This year’s VA Vocational Rehabilitation conference was the first of its kind held at the newly remodeled St. Paul Regional Office, but that was not the only first.
The conference also held the first veterans panel for the benefit of conference attendees, which was made up of senior leadership within Vocational Rehabilitation & Employment (VRE or VocRehab). The veterans panel was made up of five veterans who previously used VocRehab, including Benjamin Krause (me).
The trip started off with a splash as I almost photo bombed the entire group of VRE Officers trying to take a group photo in the main regional office stairwell. VRE Officers are managers of the program in each regional office who came from across the country ranging from Seattle, WA to Togus, ME. Over 80 senior leaders were in attendance.
As for the panel, it consisted of 3 VA employees, one veteran service officer from DAV, and me. Surprisingly, despite being VA employees, the comments were genuine where little was held back. Though, in the future, I would like to see more non-VA employees on panels.
Veterans Panel Questions
Primarily, we were asked to explain our background first as for the first round. The second round question was to explain something positive about VocRehab. The first was to explain something negative about VocRehab that needs work. And last, they asked for any parting comments or takeaways.
The overall takeaway from everyone was that VocRehab needs to do a better job communicating program options and policy before the veteran attends the first meeting.
This is a longstanding area of weakness VocRehab has failed to address, and it is why I sell my guide, the VocRehab Survival Guide, which helps vets prepare for the first appointment or appeal. I have offered to work with VocRehab to create their own version, but the agency refuses to hire me for that purpose stating they cannot give my company preference.
LEARN MORE: The VocRehab Survival Guide
Meanwhile, they will hire other veteran owned companies for a similar purpose. Maybe they are just afraid of getting Ben cooties?
My VocRehab Challenge, ‘Put Me Out Of Business’
I should add that at the end of the panel, I challenged the VRE Officers listening to put my out of business by building a better VocRehab guide than what I have created. Or, they could ensure all their counselors follow the law and treat veterans with dignity and respect. Some counselors do this but many do not.
At the end of the day, I am in the cleanup business… cleaning up messy claims where veterans were wrongly denied by lazy or poorly trained counselors. My entire platform, DisabledVeterans.org and my law practice, Krause Law, is focused on help veterans get the benefits to which they are entitled. Benefits they earned.
If VocRehab did that, I would be out of a job, and gladly so, earning big bucks working in business law. But, here I am. Fighting in the trenches.
Again, if they wanted to, with their $1.5 billion budget, they could easy put me out of business or hire my company to create a guide for all veterans. And/or, hire my service-disabled veteran owned business to consult and repair VocRehab’s problems.
Such a guide would reduce dropout costs, which are around $4,000 per veteran who starts the process but does not complete it. Tens of thousands of veterans dropout each year. And, such consulting would help VocRehab stop violating the rights of veterans while wasting tens of millions each year in taxpayer funds on pushing veterans into the hampster wheel when wrongly denying claims.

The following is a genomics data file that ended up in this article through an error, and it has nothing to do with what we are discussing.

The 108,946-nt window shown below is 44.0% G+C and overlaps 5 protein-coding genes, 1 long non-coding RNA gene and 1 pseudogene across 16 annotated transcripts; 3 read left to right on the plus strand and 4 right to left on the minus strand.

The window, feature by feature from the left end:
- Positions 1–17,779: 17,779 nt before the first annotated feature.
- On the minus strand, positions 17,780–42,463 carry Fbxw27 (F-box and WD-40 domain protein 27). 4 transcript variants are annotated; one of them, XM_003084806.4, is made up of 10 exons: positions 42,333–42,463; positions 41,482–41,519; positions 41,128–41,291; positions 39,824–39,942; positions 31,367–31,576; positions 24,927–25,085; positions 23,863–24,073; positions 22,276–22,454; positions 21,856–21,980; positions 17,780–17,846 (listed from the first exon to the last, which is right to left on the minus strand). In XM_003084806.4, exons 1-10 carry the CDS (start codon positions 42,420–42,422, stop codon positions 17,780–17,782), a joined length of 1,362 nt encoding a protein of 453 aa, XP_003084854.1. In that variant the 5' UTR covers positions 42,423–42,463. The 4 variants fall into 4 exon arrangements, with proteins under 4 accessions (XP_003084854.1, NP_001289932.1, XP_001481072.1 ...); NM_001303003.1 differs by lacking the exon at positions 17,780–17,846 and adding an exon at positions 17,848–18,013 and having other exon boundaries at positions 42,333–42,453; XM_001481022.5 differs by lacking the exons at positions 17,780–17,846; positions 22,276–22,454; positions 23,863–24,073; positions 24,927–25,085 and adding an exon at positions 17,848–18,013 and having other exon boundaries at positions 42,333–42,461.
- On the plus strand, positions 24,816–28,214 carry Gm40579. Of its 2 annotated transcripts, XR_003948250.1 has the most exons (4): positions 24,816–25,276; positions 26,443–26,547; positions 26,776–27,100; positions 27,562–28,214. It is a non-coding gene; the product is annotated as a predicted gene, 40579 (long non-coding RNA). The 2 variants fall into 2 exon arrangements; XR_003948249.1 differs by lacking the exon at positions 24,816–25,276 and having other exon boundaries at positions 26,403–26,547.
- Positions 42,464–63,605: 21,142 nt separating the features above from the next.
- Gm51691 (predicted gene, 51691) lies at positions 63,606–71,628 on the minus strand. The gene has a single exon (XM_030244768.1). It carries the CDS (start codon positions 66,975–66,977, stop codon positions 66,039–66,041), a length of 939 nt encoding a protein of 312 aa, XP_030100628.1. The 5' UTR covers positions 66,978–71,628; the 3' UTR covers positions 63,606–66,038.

One complaint from one of the panelists who present works inside VRE is that veterans commonly come into the program without a clue what it can do, and then those same veterans make requests that are not reasonable or possible.
Now, after almost a decade of me preaching that message, “You need to inform the veterans well in advance of the first meeting,” VRE still refuses to take a common sense approach to the problem of asymmetrical information and dysinfo.
Why is that?
Veterans Panel Answers
As for the three questions after sharing my biography…
1) The best thing about VocRehab is that the benefit can help a veteran radically change his or her life… so long as the program administrators function properly. A veteran can come from a blue-collar background like myself and wind up with a great career as a lawyer. That is an incredible turnaround.
2) Communication in the program needs improvement. Counselors withhold information from veterans and even mislead the veterans about their options at times. Veterans are also ill-informed about how the program works when applying. This results in a huge waste of resources… But VocRehab has continually failed to address the upfront education piece.
3) VocRehab counselors need to develop more cultural sensitivity to veterans; they need to conduct comprehensive vocational assessments; and, they need a deeper understanding of disabilities and how they impact employment.
I still have had limited success really getting into the program to fix it from the inside out. Instead, I am stuck giving Jack Kammerer and his subordinates feedback like what you would expect when being interrogated by police in front of a one-way mirror.
It is not ideal, but better than nothing.
The main difference, at least, is that Kammerer is professional. However, there is a lot of material they do not want me to see.
How do I know this?
Because they have resisted my attempts at getting full access to VRE training materials since 2014. Even when I make requests via FOIA, I still get bizarre denials or the program gives me records that are difficult to make out.
But don’t you worry, I will get those records, come hell or high water.
Also, as an after-thought, I should point out that of all the panelists there, and participants in the audience, I was the only one not receiving a paycheck for my time. Everyone else is likely being paid a salary.